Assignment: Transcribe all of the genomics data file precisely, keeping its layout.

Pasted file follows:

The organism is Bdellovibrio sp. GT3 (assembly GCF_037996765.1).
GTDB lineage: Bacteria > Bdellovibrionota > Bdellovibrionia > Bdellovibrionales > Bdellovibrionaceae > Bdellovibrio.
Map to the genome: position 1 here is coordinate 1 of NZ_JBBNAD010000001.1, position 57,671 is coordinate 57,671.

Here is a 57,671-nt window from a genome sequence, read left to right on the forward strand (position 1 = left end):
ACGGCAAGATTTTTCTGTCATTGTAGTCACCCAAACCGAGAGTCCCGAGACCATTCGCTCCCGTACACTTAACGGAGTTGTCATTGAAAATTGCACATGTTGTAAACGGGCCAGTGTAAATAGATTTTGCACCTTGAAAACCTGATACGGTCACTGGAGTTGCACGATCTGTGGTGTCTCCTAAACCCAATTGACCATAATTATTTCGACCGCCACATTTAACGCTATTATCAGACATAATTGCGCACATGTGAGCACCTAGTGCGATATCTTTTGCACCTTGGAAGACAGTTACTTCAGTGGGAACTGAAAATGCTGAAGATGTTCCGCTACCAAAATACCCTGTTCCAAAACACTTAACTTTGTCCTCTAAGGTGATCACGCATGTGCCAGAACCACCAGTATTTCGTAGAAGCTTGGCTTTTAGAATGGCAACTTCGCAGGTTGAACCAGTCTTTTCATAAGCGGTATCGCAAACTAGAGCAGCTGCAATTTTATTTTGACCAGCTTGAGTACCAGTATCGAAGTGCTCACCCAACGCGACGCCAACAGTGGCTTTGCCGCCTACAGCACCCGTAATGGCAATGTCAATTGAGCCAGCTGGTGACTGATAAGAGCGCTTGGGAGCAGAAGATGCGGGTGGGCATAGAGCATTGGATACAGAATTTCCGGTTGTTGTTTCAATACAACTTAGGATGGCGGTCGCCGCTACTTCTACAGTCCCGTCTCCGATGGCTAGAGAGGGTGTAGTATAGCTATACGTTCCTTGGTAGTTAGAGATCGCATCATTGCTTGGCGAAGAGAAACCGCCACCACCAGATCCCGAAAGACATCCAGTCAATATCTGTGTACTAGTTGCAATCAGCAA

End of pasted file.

The organism is Bdellovibrio sp. GT3 (assembly GCF_037996765.1).
GTDB lineage: Bacteria > Bdellovibrionota > Bdellovibrionia > Bdellovibrionales > Bdellovibrionaceae > Bdellovibrio.
Map to the genome: position 1 here is coordinate 1 of NZ_JBBNAD010000001.1, position 57,671 is coordinate 57,671.

Here is a 57,671-nt window from a genome sequence, read left to right on the forward strand (position 1 = left end):
ACGGCAAGATTTTTCTGTCATTGTAGTCACCCAAACCGAGAGTCCCGAGACCATTCGCTCCCGTACACTTAACGGAGTTGTCATTGAAAATTGCACATGTTGTAAACGGGCCAGTGTAAATAGATTTTGCACCTTGAAAACCTGATACGGTCACTGGAGTTGCACGATCTGTGGTGTCTCCTAAACCCAATTGACCATAATTATTTCGACCGCCACATTTAACGCTATTATCAGACATAATTGCGCACATGTGAGCACCTAGTGCGATATCTTTTGCACCTTGGAAGACAGTTACTTCAGTGGGAACTGAAAATGCTGAAGATGTTCCGCTACCAAAATACCCTGTTCCAAAACACTTAACTTTGTCCTCTAAGGTGATCACGCATGTGCCAGAACCACCAGTATTTCGTAGAAGCTTGGCTTTTAGAATGGCAACTTCGCAGGTTGAACCAGTCTTTTCATAAGCGGTATCGCAAACTAGAGCAGCTGCAATTTTATTTTGACCAGCTTGAGTACCAGTATCGAAGTGCTCACCCAACGCGACGCCAACAGTGGCTTTGCCGCCTACAGCACCCGTAATGGCAATGTCAATTGAGCCAGCTGGTGACTGATAAGAGCGCTTGGGAGCAGAAGATGCGGGTGGGCATAGAGCATTGGATACAGAATTTCCGGTTGTTGTTTCAATACAACTTAGGATGGCGGTCGCCGCTACTTCTACAGTCCCGTCTCCGATGGCTAGAGAGGGTGTAGTATAGCTATACGTTCCTTGGTAGTTAGAGATCGCATCATTGCTTGGCGAAGAGAAACCGCCACCACCAGATCCCGAAAGACATCCAGTCAATATCTGTGTACTAGTTGCAATCAGCAA